35 Qinlao Hutong was the garden of the Suo family, called “Qi Yuan.” Even today, one can find the characters “Qi Yuan” carved on the garden’s main rockery. In the past, alongside these stones, one could not only find ponds, bridges, and pavilions, but also a southern-style boat-shaped pavilion (the base of the pavilion is shaped like a boat, above which is a wooden pavilion). This unique structure made Qi Yuan more extraordinary than any other garden in the area. In later years, the family began to sell off parts of the mansion. The new owner then tore down and remodeled much of the old architecture, keeping only a part of the garden’s rockery. Because of this, visitors often feel that this courtyard is more spacious than many of its counterparts.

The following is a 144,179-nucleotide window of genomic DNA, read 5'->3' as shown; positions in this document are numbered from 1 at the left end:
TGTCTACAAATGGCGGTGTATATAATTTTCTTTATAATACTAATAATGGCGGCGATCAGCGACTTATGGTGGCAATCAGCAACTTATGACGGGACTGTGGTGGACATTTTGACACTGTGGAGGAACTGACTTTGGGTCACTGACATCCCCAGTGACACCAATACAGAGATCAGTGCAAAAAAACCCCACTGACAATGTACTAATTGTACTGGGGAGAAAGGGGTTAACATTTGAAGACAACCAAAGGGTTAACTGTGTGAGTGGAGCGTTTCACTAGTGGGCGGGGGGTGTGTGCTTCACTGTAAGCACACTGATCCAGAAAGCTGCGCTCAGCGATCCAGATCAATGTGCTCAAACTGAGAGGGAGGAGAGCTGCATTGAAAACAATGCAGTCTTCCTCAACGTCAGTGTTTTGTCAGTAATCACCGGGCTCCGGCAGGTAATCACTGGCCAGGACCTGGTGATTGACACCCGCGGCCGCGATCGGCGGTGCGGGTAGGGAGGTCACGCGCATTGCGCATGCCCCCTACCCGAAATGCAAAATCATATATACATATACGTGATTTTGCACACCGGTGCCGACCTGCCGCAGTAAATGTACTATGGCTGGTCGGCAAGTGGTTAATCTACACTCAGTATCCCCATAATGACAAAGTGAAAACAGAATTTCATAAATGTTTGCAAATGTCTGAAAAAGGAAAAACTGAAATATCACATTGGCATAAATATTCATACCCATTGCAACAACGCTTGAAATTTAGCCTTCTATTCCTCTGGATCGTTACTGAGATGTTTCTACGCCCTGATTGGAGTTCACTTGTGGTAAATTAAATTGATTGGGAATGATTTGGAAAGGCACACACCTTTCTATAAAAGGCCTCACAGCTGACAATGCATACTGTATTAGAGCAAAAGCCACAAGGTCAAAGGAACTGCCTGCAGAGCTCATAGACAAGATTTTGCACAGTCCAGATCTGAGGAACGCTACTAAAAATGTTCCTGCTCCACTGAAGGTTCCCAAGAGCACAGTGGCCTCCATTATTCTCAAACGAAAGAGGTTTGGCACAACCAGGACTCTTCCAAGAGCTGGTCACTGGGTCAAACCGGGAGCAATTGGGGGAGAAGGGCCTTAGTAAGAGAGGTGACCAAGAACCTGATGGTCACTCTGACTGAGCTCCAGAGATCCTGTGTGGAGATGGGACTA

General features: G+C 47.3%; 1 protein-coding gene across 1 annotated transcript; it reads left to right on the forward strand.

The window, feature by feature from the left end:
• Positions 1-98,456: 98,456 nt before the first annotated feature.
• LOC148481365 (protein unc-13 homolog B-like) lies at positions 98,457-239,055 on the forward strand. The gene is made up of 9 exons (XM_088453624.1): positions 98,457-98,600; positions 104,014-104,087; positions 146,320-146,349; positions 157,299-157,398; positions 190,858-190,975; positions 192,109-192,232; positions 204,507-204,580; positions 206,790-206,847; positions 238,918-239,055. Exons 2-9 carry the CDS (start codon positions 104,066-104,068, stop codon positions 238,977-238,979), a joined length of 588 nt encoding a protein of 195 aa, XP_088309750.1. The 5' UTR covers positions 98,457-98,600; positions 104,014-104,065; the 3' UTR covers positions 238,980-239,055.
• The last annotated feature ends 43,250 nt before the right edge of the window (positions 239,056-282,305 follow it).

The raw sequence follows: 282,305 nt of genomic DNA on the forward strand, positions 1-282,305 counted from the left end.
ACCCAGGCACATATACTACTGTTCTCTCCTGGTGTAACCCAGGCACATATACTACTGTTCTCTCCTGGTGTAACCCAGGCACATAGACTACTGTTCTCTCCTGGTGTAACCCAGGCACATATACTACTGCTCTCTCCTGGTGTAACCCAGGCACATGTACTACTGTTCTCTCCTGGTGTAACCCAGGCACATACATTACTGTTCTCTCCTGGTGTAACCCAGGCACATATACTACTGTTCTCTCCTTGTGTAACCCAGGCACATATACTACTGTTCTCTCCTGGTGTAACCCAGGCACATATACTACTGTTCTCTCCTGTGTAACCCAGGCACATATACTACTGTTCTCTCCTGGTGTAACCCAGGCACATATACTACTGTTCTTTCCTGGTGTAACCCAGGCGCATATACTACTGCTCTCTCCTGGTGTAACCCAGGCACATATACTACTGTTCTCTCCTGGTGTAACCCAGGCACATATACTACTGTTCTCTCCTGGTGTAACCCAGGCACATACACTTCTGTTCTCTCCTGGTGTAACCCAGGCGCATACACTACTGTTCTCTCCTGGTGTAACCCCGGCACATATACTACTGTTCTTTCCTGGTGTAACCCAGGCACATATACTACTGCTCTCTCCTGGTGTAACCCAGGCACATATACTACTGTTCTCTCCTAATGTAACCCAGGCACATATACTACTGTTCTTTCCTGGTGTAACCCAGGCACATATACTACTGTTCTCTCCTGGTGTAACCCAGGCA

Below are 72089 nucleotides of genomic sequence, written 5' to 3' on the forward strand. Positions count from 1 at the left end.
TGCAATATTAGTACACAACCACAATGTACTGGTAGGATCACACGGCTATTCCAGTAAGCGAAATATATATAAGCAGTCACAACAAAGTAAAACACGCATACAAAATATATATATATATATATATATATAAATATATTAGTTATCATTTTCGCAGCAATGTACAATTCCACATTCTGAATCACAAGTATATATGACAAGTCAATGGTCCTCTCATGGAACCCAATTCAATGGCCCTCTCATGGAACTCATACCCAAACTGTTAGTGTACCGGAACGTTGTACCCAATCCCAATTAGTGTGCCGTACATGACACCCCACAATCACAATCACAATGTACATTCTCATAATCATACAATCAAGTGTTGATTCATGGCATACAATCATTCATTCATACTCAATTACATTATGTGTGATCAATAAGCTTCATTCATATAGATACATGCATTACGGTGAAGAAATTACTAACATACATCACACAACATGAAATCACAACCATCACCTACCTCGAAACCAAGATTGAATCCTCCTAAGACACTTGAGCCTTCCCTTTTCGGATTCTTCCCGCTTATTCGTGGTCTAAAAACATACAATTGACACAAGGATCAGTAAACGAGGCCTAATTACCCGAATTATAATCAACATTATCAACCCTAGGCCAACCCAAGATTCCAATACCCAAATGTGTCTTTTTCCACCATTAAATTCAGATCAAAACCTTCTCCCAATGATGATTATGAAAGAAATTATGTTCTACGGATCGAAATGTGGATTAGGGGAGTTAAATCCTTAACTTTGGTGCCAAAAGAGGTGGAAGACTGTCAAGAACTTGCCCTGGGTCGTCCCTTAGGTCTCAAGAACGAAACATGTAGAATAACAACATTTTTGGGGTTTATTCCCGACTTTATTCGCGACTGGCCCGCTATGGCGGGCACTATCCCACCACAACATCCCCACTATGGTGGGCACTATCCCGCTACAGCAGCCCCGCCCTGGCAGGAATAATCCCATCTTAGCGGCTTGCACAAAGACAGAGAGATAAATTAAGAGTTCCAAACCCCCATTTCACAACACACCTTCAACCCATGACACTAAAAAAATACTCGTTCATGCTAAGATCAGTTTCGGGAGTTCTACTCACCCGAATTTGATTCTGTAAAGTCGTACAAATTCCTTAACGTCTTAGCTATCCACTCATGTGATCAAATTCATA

With its renovations, the residence was remodeled into a three-unit courtyard complete with one gate, nine “reversely set rooms” (dao zuo fang), and some rockery to the east. Passing through the five connecting halls, the second courtyard has five main halls with a frontier corridor (qianchu lang) and a protruding baosha room at the back. One also finds two interior side rooms (er fang) on the left and five wing rooms (xiang fang) on the east and west with front corridors (zou lang). A door opens on the east side of the main hall leading to the back yard, where there are nice posterior shielding rooms (houzhao fang) with front corridors. The entire quadrangle is 70 meters long and 30 meters wide, making up a total area of more than 2000 square meters. The architecture in the quadrangle is entirely constructed with classic-style roof tiles.